Why Video Games are the Future of Education
We live in a world where VR and AR are a thing, yet, we still learn from dusty books and explore boring topics in school. Sure, the math does help with your analytical thinking and memorization trains the brain to retain information, but this is not all we should be doing in school!
As it turns out, 50% of school dropouts list boredom as the main reason they left. So, how can we change the rules and move from ‘have to learn’ from ‘want to learn’?
According to recent researches (particularly studies that were conducted by Dr. Adam Gazzaley or Dr. Daphne Bavelier), the gaming world has it figured it out. The system that keeps young children, teenagers, and adults in front of screens all day long could also help them learn and broaden their horizons.
It seems difficult to believe, right? We dare you to take a look at the reasons listed below and reconsider your opinion when you reach the end.
The Rewarding System
In school, you start from A (which is the best score you can get) and you either maintain at this level or you drop to B, C, D, and even F. So, the rewarding system goes from positive to negative. Even more, when you’re just starting, it’s easy to get an A and feel good about learning. But, as you grow older, the topics become more difficult, and it takes a lot more work to get that good grade.
In the gaming world, the reward system is exactly the opposite. You start with the lowest settings and, as you gain experience and face challenging tasks, you get more points (directly related to the difficulty of the task).
The Level of Excitement
In school, you are usually presented with the solution and are taught the method to reach that solution. Basically, the work is being cut out for you, and your only task is to memorize the things other did. There’s no thrill in looking for the solution, there’s no debate in deciding which of the several possible solutions is the best.
On the other hand, in a video game, you are presented with a scenario and an environment. As the player, you are expected to observe the situation, form a hypothesis to how things should go, and then you need to test your hypothesis to see if it’s correct. If your initial hypothesis is not correct, you learn from the experience and try again.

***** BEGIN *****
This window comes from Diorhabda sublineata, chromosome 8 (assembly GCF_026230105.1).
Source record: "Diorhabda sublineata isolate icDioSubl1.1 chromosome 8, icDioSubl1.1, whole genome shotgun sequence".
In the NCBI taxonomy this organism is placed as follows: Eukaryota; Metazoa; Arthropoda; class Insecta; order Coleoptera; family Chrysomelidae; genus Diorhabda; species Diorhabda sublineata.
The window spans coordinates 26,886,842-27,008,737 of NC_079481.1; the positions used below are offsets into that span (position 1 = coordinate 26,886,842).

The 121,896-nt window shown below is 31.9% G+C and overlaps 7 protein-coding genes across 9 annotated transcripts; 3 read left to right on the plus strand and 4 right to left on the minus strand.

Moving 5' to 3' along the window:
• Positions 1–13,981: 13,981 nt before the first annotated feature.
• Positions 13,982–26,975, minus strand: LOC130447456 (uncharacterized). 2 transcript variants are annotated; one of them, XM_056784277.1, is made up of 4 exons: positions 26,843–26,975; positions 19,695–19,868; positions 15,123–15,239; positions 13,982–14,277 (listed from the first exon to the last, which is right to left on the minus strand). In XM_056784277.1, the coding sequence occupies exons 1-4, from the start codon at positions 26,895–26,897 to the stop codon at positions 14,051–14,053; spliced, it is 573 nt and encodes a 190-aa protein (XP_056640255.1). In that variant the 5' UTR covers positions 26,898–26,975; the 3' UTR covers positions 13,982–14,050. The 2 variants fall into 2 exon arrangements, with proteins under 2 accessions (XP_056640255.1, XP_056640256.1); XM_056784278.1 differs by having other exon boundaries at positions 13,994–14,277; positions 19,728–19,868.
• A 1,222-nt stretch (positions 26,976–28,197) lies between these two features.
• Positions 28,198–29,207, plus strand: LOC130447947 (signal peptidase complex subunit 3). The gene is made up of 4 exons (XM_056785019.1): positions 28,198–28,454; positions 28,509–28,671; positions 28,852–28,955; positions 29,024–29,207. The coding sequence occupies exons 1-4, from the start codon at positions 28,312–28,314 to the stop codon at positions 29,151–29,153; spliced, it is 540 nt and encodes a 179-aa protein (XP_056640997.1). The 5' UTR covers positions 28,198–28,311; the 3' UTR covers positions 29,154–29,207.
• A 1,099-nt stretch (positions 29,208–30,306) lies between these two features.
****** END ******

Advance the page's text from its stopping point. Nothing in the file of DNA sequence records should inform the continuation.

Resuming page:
Basically, games like Hole.io apply the scientific method in one way or another to get players excited about finding the solution. This is exactly what schools should do!
Training for Real-life Situations
Did you know that people who play FPS games have better reflexes and are more aware of their surrounding? Or that gamers who love playing racing games are more observant when driving a car in real life?
As it turns out, the brain doesn’t make the difference between real-life and simulation as long as you are focused on the task. To our neuronal network, it doesn’t matter if you’re dribbling a ball on the field or if you’re playing soccer games on a PC – the same areas will be activated in the brain! True, you won’t develop the necessary muscle and resistance to be able to play the game professionally, but you will already have the basic skills and orientation required on a soccer field.
Even more, it was proven that pilots who use video games to train (besides the standard training) outperform their colleagues who don’t.
The conclusion to all these data is that the current education system is wildly behind anything remotely appropriate for the modern days. Education should be customized, and children should be motivated to choose their field of interest. Furthermore, we should allow Artificial Intelligent systems to help teachers improve the way they communicate with students and reduce the stress of dealing with dozens of children every day.